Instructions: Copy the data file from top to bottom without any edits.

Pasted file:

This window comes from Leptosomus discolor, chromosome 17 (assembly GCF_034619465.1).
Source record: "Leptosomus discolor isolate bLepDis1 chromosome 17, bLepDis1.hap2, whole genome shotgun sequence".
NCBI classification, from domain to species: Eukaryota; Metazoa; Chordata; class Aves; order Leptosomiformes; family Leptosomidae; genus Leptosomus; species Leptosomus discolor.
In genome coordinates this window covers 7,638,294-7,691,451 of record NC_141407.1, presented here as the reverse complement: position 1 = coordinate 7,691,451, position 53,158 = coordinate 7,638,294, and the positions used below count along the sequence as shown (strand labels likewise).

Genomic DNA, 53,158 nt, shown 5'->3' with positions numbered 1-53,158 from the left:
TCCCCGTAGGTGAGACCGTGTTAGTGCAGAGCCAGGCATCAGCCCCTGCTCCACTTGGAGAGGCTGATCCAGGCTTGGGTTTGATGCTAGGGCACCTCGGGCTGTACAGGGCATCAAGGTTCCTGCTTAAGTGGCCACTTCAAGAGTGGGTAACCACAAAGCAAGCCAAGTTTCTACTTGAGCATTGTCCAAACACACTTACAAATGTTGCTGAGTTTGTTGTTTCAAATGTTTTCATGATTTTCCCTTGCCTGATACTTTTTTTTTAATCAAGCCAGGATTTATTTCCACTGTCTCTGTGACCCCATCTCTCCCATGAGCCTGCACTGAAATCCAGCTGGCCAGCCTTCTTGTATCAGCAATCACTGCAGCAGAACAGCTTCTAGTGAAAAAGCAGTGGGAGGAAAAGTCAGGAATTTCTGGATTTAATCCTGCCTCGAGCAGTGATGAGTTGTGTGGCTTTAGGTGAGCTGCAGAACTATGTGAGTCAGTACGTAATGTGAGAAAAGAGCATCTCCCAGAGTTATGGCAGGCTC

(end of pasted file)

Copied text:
This window comes from Leptosomus discolor, chromosome 17 (assembly GCF_034619465.1).
Source record: "Leptosomus discolor isolate bLepDis1 chromosome 17, bLepDis1.hap2, whole genome shotgun sequence".
NCBI classification, from domain to species: Eukaryota; Metazoa; Chordata; class Aves; order Leptosomiformes; family Leptosomidae; genus Leptosomus; species Leptosomus discolor.
In genome coordinates this window covers 7,638,294-7,691,451 of record NC_141407.1, presented here as the reverse complement: position 1 = coordinate 7,691,451, position 53,158 = coordinate 7,638,294, and the positions used below count along the sequence as shown (strand labels likewise).

Genomic DNA, 53,158 nt, shown 5'->3' with positions numbered 1-53,158 from the left:
TCCCCGTAGGTGAGACCGTGTTAGTGCAGAGCCAGGCATCAGCCCCTGCTCCACTTGGAGAGGCTGATCCAGGCTTGGGTTTGATGCTAGGGCACCTCGGGCTGTACAGGGCATCAAGGTTCCTGCTTAAGTGGCCACTTCAAGAGTGGGTAACCACAAAGCAAGCCAAGTTTCTACTTGAGCATTGTCCAAACACACTTACAAATGTTGCTGAGTTTGTTGTTTCAAATGTTTTCATGATTTTCCCTTGCCTGATACTTTTTTTTTAATCAAGCCAGGATTTATTTCCACTGTCTCTGTGACCCCATCTCTCCCATGAGCCTGCACTGAAATCCAGCTGGCCAGCCTTCTTGTATCAGCAATCACTGCAGCAGAACAGCTTCTAGTGAAAAAGCAGTGGGAGGAAAAGTCAGGAATTTCTGGATTTAATCCTGCCTCGAGCAGTGATGAGTTGTGTGGCTTTAGGTGAGCTGCAGAACTATGTGAGTCAGTACGTAATGTGAGAAAAGAGCATCTCCCAGAGTTATGGCAGGCTC